As we come into the home stretch in the Windows Vista development cycle, we’ve got a lot of stuff left to do to make this the best Windows release ever. As we do this, we wanted to take a moment to thank you for your feedback and give you an idea of the ways you’re helping. We’ve gotten feedback from all types of people – general consumers, IT Professionals, enthusiasts – you name it -- from all around the world.
Some of the development teams came to me and asked that we share a sampling of the changes that we’ve made based on your feedback.
While some of these changes may seem small, when you realize that they will affect hundreds of millions of people -- and in some cases, those people will notice the benefit every time they use the operating system -- well, in all it’s really pretty awesome. Here are just a few of the changes we’ve implemented as a direct result of your feedback from Beta 2. Many of these changes are in recent post-Beta 2 builds, and all will definitely be included in our RC-1 release.
From the shell team, changes to Explorer include:
Next, while we continue to work on overall system search performance, we’ve made some pretty cool changes to it for this cycle:
Sharing and networking has changed for the better in the following ways:
The Windows Media Center team has been hard at work too. They have:
One thing to check out: When using an Xbox 360 as a Media Center Extender, the remote experience is now full-fidelity. It looks and performs exactly like you’re using the PC.
Our security teams have also been listening to you. The System Integrity team has simplified the “out-of-the-box” Windows BitLocker user interface. Its new UI now makes it much, much easier for a Windows Vista Ultimate user to be able to setup BitLocker on TPM 1.2-enabled hardware. The administrator of an Enterprise edition system still has access to all of the features and functionality that BitLocker supports through scripting and command line tools.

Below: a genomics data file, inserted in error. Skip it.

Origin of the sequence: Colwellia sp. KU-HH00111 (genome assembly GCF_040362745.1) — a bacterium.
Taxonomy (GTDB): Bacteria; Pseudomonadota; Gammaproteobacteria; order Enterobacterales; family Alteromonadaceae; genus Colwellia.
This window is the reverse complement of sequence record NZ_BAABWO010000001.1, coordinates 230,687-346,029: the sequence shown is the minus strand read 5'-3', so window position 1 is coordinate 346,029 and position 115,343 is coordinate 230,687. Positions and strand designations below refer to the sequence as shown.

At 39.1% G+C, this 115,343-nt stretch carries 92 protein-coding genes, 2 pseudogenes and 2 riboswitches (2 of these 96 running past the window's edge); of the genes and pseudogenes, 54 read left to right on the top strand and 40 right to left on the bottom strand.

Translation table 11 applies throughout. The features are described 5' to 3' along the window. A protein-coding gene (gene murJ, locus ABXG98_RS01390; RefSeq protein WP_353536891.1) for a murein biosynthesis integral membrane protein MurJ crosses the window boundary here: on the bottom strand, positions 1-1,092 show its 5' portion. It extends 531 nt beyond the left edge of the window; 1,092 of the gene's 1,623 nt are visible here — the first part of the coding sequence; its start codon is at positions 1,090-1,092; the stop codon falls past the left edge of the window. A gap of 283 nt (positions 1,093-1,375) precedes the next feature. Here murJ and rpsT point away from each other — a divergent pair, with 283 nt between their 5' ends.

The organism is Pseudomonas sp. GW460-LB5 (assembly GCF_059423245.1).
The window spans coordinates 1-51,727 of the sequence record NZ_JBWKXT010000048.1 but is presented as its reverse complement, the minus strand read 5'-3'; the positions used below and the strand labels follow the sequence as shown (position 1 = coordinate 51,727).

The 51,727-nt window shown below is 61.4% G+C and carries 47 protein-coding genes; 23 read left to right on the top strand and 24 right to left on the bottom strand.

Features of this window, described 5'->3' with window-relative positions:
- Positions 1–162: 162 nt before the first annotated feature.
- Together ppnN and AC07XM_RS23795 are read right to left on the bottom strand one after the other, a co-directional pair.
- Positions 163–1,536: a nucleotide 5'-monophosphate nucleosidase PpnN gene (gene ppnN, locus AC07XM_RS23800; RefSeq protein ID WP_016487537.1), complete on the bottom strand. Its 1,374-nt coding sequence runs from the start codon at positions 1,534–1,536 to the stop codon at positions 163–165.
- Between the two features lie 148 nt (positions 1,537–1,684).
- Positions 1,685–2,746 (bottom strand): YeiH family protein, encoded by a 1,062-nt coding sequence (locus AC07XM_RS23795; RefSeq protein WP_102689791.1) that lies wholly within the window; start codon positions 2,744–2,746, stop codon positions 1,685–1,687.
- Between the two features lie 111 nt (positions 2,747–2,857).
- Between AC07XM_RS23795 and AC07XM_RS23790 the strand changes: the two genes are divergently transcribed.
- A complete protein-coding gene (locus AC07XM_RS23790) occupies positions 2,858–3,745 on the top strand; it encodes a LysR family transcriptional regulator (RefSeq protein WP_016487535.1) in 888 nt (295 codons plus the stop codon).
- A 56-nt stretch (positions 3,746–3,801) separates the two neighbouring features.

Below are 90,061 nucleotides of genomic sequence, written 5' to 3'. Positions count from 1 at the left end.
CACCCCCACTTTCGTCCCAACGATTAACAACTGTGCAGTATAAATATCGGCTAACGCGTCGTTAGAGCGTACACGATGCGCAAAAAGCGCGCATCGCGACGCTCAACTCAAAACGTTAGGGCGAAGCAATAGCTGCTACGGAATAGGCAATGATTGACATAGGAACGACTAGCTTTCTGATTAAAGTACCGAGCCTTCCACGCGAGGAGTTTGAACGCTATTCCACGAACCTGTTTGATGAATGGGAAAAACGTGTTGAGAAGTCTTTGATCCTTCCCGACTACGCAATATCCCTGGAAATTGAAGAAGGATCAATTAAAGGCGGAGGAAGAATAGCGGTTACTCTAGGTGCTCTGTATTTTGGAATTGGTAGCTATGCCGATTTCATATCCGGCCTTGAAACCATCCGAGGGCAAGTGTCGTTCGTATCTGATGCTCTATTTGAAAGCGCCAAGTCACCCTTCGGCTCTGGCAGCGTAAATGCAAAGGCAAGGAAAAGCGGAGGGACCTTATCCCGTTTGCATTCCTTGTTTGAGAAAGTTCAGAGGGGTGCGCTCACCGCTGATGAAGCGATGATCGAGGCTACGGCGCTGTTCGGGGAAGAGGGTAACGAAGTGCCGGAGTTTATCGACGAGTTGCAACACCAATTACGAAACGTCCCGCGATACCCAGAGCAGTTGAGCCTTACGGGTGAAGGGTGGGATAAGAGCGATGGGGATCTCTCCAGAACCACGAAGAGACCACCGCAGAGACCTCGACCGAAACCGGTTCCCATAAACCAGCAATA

Finally, we’ve gotten lots of great feedback on User Account Control. This is definitely a big feature for this release as far as security goes, and here’s how we’re making it better post-Beta 2:
Deleting a shortcut from the desktop will no longer require elevation for administrators
Copying or moving multiple files to protected folders should require only one prompt to gain access
The Find New Hardware experience has been changed to remove the UAC prompt until the user is ready to install the device
“Set Focus” work has been done so that UAC prompts from applications running in the background do not interrupt users' workflow. The users will instead see a blinking item in the taskbar in these situations
The OS has been scrubbed for UAC prompts, the net benefit being that the number of UAC prompts is now reduced
A much-requested feature from our IT community: Elevated command prompts are distinguished by prefixing “Administrator:” to the title
We’ve added a new ActiveX Installer Service so that administrators can give Standard Users permissions to install controls from trusted sites
All UAC prompts have been scrubbed so as to be more consistent and informative, and also to provide users with improved context for deciding whether to permit/deny the prompt
Whew, that's quite a list! Like I said, we’re all hard at work delivering the best version of Windows yet, so please don’t stop sending us feedback. Your suggestions could end up affecting hundreds of millions of people!